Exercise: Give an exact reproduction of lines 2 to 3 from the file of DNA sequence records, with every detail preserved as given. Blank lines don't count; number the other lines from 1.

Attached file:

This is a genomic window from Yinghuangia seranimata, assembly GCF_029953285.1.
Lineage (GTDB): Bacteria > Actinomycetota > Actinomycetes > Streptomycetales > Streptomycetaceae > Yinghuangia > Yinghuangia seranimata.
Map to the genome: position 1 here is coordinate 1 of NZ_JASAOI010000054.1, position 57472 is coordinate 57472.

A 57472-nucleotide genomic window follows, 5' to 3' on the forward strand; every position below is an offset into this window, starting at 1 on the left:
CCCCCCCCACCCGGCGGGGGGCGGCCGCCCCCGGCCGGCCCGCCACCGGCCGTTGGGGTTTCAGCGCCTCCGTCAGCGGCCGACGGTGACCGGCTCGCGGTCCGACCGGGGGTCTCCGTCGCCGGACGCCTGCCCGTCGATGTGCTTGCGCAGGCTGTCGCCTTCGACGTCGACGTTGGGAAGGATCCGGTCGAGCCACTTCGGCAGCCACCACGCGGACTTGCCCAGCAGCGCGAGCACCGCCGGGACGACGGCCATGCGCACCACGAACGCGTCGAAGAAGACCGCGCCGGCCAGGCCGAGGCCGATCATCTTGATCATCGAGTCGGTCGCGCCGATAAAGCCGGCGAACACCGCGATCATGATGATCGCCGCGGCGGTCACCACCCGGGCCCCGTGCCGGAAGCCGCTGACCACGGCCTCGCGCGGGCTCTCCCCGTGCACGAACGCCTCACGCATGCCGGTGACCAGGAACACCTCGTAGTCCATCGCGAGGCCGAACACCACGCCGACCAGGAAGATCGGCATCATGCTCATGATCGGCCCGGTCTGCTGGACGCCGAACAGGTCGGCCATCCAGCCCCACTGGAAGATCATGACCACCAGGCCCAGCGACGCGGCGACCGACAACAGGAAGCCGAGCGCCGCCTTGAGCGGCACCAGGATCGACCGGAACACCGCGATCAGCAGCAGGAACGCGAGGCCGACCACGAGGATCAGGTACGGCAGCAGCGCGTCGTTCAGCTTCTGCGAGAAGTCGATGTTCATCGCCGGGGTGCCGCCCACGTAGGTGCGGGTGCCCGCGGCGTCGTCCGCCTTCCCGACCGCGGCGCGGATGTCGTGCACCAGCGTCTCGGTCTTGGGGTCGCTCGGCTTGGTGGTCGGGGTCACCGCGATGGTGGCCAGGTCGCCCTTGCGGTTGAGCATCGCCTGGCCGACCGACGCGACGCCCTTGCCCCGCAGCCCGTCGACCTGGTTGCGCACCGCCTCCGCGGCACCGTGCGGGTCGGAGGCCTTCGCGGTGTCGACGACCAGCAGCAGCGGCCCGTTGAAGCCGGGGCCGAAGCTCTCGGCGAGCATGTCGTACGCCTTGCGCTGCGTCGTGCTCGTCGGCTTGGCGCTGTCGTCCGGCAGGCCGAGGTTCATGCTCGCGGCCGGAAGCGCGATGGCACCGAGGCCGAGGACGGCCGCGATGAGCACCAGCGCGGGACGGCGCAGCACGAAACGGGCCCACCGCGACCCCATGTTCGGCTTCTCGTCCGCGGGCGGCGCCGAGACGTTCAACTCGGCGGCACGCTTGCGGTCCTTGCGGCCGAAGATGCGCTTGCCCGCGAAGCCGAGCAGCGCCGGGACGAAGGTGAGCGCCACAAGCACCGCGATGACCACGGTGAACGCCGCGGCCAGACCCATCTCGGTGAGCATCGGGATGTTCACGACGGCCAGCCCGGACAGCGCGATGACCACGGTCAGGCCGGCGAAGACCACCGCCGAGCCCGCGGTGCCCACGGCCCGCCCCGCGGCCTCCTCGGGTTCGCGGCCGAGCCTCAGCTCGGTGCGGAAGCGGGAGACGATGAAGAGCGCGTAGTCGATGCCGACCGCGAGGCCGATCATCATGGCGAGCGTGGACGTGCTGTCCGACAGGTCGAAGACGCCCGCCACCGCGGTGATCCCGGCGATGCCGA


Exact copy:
Lineage (GTDB): Bacteria > Actinomycetota > Actinomycetes > Streptomycetales > Streptomycetaceae > Yinghuangia > Yinghuangia seranimata.
Map to the genome: position 1 here is coordinate 1 of NZ_JASAOI010000054.1, position 57472 is coordinate 57472.